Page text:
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In today's Morning Brief:

Launch of Horizon Europe work programmes postponed to late May

The European Commission has yet again delayed the adoption date of Horizon Europe work programmes, leaving researchers and MEPs to worry about a potential funding gap. The work programmes were due to be published in March, then that deadline was pushed to April, and subsequently to the first half of May. Now, Commission officials confirmed the documents will not be available until the end of May, postponing once more their official adoption. Some commentators suggest the delay is down to row over excluding UK, Israel and Switzerland from space and quantum R&D. Read more about the delay here.

 

MEPs enquire about research partnerships in industrial strategy

Trade commissioner Thierry Breton was in the European Parliament on Monday to present the update to the EU’s industrial strategy. As part of the strategy, the EU is to launch new industrial alliances to develop microprocessors and semiconductor technologies, industrial data and cloud technology, space launchers and zero emission aviation. As related in this Science Business article, MEPs asked the commissioner to explain how the Commission can achieve technological autonomy without a clearer plan, and a stricter timeline for launching new technologies by 2030. Portuguese MEP and rapporteur for public private partnerships in Horizon Europe, Maria da Graça Carvalho said the Commission’s industrial strategy should include clearer links with the private and public partnerships planned within Horizon Europe, the EU’s research and innovation programme.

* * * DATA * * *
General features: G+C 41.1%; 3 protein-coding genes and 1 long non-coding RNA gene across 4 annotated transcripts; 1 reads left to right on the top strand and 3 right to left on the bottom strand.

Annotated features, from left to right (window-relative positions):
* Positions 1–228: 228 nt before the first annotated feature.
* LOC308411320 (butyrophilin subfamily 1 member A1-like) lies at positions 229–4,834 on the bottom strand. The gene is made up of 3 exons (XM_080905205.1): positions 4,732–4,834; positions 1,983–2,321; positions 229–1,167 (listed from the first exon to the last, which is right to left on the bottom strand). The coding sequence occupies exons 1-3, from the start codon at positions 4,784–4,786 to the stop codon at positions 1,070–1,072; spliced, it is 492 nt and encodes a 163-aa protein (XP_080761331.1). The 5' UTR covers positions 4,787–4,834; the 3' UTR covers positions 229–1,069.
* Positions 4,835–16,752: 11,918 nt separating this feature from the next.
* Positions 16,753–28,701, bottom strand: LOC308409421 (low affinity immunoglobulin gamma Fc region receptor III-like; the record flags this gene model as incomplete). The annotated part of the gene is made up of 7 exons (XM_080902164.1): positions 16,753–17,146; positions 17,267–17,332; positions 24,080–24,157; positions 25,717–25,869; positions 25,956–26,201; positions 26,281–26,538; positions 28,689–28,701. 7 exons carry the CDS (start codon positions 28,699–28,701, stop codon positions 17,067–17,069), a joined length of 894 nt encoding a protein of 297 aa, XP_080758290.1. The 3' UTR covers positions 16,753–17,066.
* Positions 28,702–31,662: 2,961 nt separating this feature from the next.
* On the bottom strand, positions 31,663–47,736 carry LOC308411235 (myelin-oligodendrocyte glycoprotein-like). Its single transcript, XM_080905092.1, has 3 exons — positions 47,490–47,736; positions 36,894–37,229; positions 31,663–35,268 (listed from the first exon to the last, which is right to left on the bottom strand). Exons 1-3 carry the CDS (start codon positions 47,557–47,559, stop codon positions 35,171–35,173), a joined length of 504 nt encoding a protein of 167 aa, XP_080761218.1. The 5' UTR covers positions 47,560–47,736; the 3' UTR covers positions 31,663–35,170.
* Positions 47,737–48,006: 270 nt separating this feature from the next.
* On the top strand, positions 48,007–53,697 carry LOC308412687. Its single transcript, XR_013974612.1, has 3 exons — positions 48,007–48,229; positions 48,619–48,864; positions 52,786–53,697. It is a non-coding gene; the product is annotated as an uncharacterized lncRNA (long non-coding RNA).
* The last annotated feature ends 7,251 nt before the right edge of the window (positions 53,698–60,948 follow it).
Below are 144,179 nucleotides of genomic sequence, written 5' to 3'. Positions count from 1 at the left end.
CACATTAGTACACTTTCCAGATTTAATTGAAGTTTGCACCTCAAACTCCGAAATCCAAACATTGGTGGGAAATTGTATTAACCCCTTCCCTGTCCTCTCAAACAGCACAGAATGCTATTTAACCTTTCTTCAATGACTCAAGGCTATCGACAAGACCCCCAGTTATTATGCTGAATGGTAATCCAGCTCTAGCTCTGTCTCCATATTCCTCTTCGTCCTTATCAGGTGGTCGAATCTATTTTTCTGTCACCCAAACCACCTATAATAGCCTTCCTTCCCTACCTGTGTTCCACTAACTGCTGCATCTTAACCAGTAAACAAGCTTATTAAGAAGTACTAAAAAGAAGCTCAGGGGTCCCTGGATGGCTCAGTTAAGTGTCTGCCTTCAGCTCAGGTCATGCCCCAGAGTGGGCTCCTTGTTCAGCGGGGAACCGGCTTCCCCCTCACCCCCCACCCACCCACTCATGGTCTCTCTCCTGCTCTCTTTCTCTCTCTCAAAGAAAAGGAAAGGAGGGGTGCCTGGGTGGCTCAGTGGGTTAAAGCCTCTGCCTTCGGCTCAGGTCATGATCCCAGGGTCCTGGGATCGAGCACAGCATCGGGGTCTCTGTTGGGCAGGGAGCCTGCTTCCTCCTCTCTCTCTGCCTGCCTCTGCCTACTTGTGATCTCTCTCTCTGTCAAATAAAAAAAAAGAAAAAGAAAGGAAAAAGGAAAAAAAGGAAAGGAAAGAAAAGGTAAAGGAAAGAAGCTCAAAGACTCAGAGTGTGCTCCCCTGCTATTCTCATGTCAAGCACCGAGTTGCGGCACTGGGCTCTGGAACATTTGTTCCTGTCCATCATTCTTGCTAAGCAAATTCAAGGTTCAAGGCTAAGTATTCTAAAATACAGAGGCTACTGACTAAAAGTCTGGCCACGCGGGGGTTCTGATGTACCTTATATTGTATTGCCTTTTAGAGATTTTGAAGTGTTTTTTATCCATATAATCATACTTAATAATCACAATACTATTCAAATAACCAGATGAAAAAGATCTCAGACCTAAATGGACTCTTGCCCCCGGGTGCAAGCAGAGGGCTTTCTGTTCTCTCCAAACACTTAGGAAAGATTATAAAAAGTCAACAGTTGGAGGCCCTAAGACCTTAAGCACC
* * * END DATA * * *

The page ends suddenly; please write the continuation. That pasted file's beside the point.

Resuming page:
EIC freezes funds for start-ups

The EIC has unexpectedly halted new submissions from start-ups for the 16 June round of the 2021 €1 billion call for funding from the EIC Accelerator. Entrepreneurs who have planned but not yet submitted their pitches ahead of the 16 June cut-off date were left stranded as submissions closed without warning. While they can still apply, they will now have to wait until 6 October for the next chance to secure funding – a long-time for a struggling start-up. The reason for freezing submissions was timing, said Jean-David Malo, the director of EISMEA, the EU agency behind the fund. Flooded with applications, EIC realised it was not possible to evaluate all the proposals in time for those who were successful with their initial pitch to submit a detailed application before 16 June. More information and reactions can be read in this Science Business article.